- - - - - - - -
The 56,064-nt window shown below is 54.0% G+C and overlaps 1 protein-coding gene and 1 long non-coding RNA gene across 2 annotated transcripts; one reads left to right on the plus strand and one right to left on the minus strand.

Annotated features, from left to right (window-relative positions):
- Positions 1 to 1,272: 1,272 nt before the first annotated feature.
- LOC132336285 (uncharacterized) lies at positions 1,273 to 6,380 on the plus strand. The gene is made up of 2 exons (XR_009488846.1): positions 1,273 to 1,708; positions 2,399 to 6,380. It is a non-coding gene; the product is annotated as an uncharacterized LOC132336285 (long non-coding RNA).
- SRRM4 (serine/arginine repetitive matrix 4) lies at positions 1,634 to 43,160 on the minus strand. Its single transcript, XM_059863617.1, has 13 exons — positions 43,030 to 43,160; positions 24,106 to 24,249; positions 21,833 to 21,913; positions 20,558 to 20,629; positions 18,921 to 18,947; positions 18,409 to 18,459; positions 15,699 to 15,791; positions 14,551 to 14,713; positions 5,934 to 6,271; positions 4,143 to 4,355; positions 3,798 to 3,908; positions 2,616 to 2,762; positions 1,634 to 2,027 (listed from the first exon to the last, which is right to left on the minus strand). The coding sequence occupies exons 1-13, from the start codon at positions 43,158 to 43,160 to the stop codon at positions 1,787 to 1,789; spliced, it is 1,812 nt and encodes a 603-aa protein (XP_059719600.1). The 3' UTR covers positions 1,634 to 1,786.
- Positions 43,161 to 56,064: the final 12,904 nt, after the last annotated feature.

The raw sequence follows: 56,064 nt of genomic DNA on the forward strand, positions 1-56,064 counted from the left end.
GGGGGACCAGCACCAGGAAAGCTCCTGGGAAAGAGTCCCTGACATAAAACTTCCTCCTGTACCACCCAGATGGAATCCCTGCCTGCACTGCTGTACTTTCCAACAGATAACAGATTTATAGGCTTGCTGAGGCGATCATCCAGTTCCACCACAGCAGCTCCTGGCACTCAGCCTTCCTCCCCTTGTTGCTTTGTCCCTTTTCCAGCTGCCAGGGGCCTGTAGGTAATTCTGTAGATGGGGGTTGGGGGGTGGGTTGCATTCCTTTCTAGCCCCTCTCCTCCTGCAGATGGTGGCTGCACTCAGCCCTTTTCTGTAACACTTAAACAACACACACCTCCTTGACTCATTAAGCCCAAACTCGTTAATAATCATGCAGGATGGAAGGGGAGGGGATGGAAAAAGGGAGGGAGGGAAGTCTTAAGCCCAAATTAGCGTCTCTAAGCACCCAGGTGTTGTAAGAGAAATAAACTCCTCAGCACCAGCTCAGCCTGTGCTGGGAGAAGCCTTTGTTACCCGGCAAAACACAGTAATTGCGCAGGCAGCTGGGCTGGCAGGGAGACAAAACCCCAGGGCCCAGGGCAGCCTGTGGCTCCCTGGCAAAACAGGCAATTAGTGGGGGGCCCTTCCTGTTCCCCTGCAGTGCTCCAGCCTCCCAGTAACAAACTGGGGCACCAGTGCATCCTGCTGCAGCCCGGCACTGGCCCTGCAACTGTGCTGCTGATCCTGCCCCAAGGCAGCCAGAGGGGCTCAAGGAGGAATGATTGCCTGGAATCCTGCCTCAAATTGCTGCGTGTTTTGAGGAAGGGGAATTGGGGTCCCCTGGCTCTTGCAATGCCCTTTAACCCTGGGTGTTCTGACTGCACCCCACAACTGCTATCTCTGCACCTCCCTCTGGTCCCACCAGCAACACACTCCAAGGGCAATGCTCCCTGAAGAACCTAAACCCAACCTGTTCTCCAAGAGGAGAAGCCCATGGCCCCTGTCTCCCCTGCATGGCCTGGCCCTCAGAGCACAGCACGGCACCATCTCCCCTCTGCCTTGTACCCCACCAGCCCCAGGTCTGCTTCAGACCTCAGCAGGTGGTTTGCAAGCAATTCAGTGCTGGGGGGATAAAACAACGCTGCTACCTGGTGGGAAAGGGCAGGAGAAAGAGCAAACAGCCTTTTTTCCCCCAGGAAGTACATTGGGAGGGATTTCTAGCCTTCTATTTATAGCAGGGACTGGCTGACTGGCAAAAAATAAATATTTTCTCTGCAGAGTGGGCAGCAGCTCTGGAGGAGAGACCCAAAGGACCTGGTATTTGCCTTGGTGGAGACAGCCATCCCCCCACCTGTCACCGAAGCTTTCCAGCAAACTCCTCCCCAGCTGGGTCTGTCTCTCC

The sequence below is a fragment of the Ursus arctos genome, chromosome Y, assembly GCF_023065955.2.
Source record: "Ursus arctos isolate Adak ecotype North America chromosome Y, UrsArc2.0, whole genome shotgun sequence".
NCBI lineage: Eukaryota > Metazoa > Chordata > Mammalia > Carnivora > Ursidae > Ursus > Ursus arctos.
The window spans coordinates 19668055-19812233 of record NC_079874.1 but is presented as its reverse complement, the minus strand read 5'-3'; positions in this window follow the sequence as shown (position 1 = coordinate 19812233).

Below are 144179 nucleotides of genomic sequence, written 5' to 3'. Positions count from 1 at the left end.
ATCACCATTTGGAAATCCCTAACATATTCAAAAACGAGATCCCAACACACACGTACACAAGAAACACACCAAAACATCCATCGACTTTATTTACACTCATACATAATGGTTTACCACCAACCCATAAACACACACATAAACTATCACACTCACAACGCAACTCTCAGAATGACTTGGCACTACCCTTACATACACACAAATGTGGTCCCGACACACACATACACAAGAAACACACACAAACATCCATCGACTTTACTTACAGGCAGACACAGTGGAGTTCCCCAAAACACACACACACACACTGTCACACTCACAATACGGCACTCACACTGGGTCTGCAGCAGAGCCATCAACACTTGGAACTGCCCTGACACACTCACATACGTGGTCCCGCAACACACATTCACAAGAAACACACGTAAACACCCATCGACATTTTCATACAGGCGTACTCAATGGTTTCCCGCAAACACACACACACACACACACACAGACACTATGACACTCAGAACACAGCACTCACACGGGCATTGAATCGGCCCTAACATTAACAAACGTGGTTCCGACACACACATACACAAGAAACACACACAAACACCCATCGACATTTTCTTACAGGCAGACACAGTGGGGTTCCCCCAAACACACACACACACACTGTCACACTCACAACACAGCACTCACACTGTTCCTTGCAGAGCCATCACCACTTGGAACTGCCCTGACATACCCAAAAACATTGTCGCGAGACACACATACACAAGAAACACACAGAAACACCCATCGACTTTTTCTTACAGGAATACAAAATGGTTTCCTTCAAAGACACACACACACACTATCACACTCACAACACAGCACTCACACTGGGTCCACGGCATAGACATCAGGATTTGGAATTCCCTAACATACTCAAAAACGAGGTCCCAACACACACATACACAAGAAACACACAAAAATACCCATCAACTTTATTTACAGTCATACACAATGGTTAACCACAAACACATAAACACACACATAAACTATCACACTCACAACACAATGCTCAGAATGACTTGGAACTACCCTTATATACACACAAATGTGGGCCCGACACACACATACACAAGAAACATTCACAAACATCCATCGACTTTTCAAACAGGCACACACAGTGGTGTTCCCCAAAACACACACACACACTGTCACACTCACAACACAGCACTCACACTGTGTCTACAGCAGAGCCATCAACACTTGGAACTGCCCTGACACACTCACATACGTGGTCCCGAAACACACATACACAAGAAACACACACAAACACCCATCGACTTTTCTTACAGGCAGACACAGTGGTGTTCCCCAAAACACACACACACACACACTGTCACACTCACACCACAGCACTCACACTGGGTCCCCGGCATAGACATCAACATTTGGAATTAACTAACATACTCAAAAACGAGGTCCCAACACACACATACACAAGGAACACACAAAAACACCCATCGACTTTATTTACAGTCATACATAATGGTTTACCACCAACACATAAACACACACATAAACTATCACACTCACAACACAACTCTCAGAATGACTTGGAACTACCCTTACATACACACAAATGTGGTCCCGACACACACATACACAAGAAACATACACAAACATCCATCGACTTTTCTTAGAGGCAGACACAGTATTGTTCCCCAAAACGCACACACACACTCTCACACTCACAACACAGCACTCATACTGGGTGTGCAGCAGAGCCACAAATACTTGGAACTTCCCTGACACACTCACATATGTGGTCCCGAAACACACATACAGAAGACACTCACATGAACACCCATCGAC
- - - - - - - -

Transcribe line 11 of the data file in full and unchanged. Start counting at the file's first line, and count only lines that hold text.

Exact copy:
NCBI lineage: Eukaryota > Metazoa > Chordata > Mammalia > Carnivora > Ursidae > Ursus > Ursus arctos.